What is the impact of plastic pollution and other materials on drainage and water quality in rivers and what should be done to mitigate it?

  1. Plastic pollution and other materials – colloquially known as ‘unflushables’ are a significant exacerbator of the risk of sewage pollution through CSOs because they reduce the capacity of the sewer network, which may already be near or at its full capacity because of other factors such as historic additional connections. The vast majority of the problem is caused by wet wipes and more needs to be done to prevent them being put into sewers.
  2. These waste streams act as binding agents for fats, oils and greases causing ‘fatbergs’, can block screens and attach to other in-pipe roughness such as joints and junctions, backing up and raising the level of water so that it is more likely to overflow.
  3. The nature and scale of the problem is well-summarised by organisations such as City to Sea and water companies themselves. The issue of sewer misuse is a major problem for WaSCs because it can lead directly to sewer flooding which is one of the most critical performance failures for companies. Clearing this debris from sewers costs WaSCs in the region of £90m/ year. Where plastics end up being discharged as pollution themselves they are a source of the huge plastic and microplastic pollution problem impacting seas and freshwater. The Marine Conservation Society showed that almost 6% of beach litter is derived from sewers.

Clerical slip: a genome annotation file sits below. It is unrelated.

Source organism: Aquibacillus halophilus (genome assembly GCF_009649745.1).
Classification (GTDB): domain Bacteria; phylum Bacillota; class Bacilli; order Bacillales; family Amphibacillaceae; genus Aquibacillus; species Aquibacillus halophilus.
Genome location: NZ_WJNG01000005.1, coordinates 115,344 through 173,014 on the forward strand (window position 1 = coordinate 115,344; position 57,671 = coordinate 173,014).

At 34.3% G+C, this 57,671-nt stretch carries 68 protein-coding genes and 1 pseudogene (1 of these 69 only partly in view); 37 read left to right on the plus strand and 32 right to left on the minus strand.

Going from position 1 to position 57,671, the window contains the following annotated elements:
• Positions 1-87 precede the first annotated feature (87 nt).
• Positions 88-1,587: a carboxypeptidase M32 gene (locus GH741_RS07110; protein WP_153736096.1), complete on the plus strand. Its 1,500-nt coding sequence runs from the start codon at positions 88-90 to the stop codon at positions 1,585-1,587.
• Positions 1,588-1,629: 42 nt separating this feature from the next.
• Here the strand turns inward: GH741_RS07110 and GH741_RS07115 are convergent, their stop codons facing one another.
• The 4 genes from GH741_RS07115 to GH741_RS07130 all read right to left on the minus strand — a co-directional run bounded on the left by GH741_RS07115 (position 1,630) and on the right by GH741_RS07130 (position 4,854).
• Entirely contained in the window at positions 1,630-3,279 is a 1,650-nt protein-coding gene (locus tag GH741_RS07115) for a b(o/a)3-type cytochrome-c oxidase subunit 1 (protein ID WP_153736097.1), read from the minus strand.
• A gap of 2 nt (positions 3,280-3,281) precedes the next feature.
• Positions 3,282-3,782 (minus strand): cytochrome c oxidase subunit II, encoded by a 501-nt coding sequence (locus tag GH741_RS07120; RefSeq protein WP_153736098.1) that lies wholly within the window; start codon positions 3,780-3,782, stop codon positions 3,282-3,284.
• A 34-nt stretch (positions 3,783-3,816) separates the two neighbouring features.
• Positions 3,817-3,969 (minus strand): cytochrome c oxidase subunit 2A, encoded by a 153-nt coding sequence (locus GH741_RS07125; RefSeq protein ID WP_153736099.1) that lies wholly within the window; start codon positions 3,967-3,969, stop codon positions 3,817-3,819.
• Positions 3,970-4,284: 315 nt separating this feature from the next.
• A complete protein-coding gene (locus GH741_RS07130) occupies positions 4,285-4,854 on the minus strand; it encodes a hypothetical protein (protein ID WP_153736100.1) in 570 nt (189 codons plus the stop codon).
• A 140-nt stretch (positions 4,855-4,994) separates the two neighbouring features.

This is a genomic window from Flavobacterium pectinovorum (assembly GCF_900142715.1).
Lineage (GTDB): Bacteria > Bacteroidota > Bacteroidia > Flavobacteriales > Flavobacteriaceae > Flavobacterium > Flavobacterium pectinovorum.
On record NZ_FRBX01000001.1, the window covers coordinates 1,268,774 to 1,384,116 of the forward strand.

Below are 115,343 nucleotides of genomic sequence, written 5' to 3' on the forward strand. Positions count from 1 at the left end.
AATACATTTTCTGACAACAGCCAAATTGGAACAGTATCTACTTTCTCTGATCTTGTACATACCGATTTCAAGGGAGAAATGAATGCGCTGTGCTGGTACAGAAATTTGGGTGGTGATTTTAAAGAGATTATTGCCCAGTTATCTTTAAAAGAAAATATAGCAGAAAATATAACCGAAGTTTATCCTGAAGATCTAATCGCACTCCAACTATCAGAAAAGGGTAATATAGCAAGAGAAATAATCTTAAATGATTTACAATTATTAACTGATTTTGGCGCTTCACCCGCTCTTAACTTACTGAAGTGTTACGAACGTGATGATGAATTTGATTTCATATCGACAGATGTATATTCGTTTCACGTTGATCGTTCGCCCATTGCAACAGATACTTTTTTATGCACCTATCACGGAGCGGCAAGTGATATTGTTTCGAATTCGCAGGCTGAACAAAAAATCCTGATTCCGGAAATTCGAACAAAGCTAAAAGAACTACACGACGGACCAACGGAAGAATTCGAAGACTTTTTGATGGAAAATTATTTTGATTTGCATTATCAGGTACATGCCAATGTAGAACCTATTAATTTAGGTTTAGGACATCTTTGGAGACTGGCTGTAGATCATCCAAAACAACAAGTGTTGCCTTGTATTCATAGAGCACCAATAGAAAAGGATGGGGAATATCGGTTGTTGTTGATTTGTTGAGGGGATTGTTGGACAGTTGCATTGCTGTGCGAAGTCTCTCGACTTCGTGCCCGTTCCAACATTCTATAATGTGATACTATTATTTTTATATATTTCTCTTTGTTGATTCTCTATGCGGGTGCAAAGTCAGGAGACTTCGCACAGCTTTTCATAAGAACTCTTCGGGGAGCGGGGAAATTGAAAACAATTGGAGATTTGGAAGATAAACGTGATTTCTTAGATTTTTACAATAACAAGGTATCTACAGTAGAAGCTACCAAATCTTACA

4. Ultimately the solution comes in the form of source control and this should be regarded as one core component of the complex issue of sewage pollution. Water industry campaigns have helped to reduce the problem to a point, but there have been recent spikes in blockages. The concept of ‘flushable’ products, underpinned by certification schemes such as Fine to Flush, may go some way to improving things but their efficacy in practice can vary.
  5. Considerable further progress needs to be made in building public understanding of what is and is not appropriate to flush down the toilet, and why. In line with polluter pays principles this needs to involve the manufacturers of problem products though producer responsibility schemes, as well as the WaSCs who have to clean up the problem and who will ultimately pass the costs on to all customers, not just those who misuse the sewer.